Microsoft waves goodbye to Small Business Server
This is bad news for SMEs, Trevor Pott argues
Sysadmin blog Small Business Server from Microsoft is "going off the air." With Dell's announcement of unavailability access to the last remaining copies will prove ever more scarce.
If you are a managed service provider that specializes in small and medium-sized enterprises (SMEs) I recommend you shake down your suppliers and build up reserves for the hard times ahead.
Microsoft's official replacement for the excellent Small Business Server line is Windows Server 2012 Essentials. It is unworthy of being mentioned as a successor. More to the point, it represents an unwelcome attempt to herd SMEs onto Microsoft's cloud.
Keep your data where you can control it
Even if you set to one side the potential legal risks concerning compliance, you're still stuck with the reality that by putting SharePoint in the cloud you have to deal with the hidden costs of cloud storage. SharePoint is the mandated replacement for "public folders" in Exchange and thus is where many small businesses will – and do – end up storing shared files.
You'll also note that Small Business Server came with the excellent Windows Backup. If you want to back up your data in the cloud you'll need to pay for an extra third-party service ... and they tend to just back it up to another cloud anyways.
Show you my money
The value proposition of Microsoft's Office 365 offerings is predicated on the idea that you update with every new version that Microsoft releases.
Software as a service (SaaS) may work fine for large organisations, but in my experience, small businesses update on very long cycles - usually tied to the life of the machine. As those machines are now getting six and even 10 years of life they expect to see six and 10 year returns on their investment. Oh, and for any of you that have embraced this new marketing messaging that "software isn't an investment, it's a cost", you're wrong.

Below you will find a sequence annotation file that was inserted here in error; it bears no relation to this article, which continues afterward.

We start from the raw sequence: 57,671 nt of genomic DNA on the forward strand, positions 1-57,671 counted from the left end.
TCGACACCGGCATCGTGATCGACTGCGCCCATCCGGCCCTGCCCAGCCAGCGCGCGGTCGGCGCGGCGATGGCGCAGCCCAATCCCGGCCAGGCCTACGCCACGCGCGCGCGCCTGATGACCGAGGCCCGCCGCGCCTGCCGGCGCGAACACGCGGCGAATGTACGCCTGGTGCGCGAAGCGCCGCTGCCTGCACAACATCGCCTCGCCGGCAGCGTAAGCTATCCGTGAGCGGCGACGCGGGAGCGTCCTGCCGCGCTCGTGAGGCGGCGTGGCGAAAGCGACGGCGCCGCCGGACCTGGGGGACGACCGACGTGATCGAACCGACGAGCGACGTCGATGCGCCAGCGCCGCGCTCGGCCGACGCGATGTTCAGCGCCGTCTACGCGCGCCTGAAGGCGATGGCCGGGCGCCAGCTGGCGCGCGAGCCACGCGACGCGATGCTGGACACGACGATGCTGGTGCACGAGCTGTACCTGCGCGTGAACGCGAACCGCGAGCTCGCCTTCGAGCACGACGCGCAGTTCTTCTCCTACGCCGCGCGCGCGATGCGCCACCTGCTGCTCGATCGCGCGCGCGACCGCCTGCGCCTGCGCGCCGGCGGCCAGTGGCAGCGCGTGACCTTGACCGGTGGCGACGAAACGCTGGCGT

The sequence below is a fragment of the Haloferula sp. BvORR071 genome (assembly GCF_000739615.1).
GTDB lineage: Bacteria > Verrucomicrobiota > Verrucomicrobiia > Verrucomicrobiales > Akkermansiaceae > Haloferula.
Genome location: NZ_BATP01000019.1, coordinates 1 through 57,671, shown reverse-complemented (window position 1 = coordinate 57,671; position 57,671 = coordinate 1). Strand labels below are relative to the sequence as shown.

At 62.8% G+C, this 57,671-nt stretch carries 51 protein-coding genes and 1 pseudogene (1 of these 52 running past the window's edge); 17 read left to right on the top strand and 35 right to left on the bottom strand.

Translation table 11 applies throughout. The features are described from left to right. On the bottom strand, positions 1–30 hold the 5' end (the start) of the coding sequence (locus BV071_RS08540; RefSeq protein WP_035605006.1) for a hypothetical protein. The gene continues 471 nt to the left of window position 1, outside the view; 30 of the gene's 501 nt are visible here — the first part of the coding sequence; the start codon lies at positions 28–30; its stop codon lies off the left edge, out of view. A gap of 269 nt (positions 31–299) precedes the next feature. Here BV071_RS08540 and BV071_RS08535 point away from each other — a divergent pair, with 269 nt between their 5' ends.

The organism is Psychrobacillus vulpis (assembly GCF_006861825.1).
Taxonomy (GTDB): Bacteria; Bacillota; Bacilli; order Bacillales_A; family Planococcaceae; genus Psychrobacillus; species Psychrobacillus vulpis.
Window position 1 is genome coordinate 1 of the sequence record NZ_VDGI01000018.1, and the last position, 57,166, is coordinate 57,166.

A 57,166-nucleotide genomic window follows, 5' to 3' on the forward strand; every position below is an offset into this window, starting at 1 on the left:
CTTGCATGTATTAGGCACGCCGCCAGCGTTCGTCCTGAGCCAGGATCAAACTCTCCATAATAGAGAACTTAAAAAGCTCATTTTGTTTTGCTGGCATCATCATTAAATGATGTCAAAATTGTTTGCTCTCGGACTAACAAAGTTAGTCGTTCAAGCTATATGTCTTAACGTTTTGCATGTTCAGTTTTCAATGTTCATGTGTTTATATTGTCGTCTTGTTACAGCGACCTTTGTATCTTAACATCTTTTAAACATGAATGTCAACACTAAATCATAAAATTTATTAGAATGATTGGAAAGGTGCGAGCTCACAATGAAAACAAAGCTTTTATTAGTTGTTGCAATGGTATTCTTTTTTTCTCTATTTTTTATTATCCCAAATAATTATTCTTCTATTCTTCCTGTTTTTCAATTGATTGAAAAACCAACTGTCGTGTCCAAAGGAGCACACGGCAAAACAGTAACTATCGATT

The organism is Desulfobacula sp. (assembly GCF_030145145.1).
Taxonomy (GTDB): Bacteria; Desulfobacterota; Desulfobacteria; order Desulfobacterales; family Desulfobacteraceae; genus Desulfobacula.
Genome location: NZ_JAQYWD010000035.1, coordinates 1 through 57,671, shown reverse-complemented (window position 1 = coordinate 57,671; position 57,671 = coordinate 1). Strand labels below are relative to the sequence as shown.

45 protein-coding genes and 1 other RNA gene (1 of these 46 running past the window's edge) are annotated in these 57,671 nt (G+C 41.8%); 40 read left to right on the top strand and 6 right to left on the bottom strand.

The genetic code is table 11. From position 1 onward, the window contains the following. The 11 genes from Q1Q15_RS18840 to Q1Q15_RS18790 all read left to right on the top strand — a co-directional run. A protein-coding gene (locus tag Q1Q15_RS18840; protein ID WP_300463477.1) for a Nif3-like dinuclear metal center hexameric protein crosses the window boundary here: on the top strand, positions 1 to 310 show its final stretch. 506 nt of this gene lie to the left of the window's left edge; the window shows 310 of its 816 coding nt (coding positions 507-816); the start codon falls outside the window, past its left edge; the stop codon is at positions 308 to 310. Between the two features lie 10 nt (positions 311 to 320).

A cost is something I must have to do business and cannot choose to avoid. A business license would be one example, some types of taxes also can't be dodged. Software generally isn't an unavoidable cost and Microsoft most definitely does not fit in that category. We invest in software because we expect to see a return greater than the amount invested. These sorts of productivity gains are why we invented computers in the first place.
Microsoft says that your investment should deliver all of its returns over the course of one product cycle. But to accomplish this, the company has removed the best value-for-dollar offering it had on the table. Now you must choose between the significantly more expensive "Server + Exchange" route or the also significantly more expensive "Office 365" route.
And what do we receive in return for shelling out more money to accomplish the same tasks today compared with yesterday? The My Server app for Windows 8 and Windows Phone.
Not all doom and gloom
Microsoft has finally gifted Windows Server Essentials administrators the right to use WSUS. This is cool if you knew that the fix was available and you know enough about Windows to be using PowerShell to muck around.
I'll look to it in hope as the candle of Small Business Server – like that of Technet subscriptions before it is extinguished. In the meantime, I do not feel able to recommend Microsoft's cloudy offerings to my small business clients. What about you? ®
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